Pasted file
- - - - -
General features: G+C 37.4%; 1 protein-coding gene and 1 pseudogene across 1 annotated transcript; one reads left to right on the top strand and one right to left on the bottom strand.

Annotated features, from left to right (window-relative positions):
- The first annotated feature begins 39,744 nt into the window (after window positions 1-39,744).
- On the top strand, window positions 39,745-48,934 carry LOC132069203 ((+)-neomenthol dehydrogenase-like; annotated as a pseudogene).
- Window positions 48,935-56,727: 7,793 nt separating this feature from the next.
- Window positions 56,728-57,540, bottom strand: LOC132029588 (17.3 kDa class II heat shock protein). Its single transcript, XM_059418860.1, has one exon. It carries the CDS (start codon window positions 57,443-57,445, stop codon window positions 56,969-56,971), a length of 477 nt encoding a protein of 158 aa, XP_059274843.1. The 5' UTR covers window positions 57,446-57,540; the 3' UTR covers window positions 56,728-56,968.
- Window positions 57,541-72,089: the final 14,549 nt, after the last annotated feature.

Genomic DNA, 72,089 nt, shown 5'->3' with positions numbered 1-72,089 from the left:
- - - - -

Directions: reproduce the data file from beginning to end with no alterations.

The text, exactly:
General features: G+C 37.4%; 1 protein-coding gene and 1 pseudogene across 1 annotated transcript; one reads left to right on the top strand and one right to left on the bottom strand.

Annotated features, from left to right (window-relative positions):
- The first annotated feature begins 39,744 nt into the window (after window positions 1-39,744).
- On the top strand, window positions 39,745-48,934 carry LOC132069203 ((+)-neomenthol dehydrogenase-like; annotated as a pseudogene).
- Window positions 48,935-56,727: 7,793 nt separating this feature from the next.
- Window positions 56,728-57,540, bottom strand: LOC132029588 (17.3 kDa class II heat shock protein). Its single transcript, XM_059418860.1, has one exon. It carries the CDS (start codon window positions 57,443-57,445, stop codon window positions 56,969-56,971), a length of 477 nt encoding a protein of 158 aa, XP_059274843.1. The 5' UTR covers window positions 57,446-57,540; the 3' UTR covers window positions 56,728-56,968.
- Window positions 57,541-72,089: the final 14,549 nt, after the last annotated feature.

Genomic DNA, 72,089 nt, shown 5'->3' with positions numbered 1-72,089 from the left: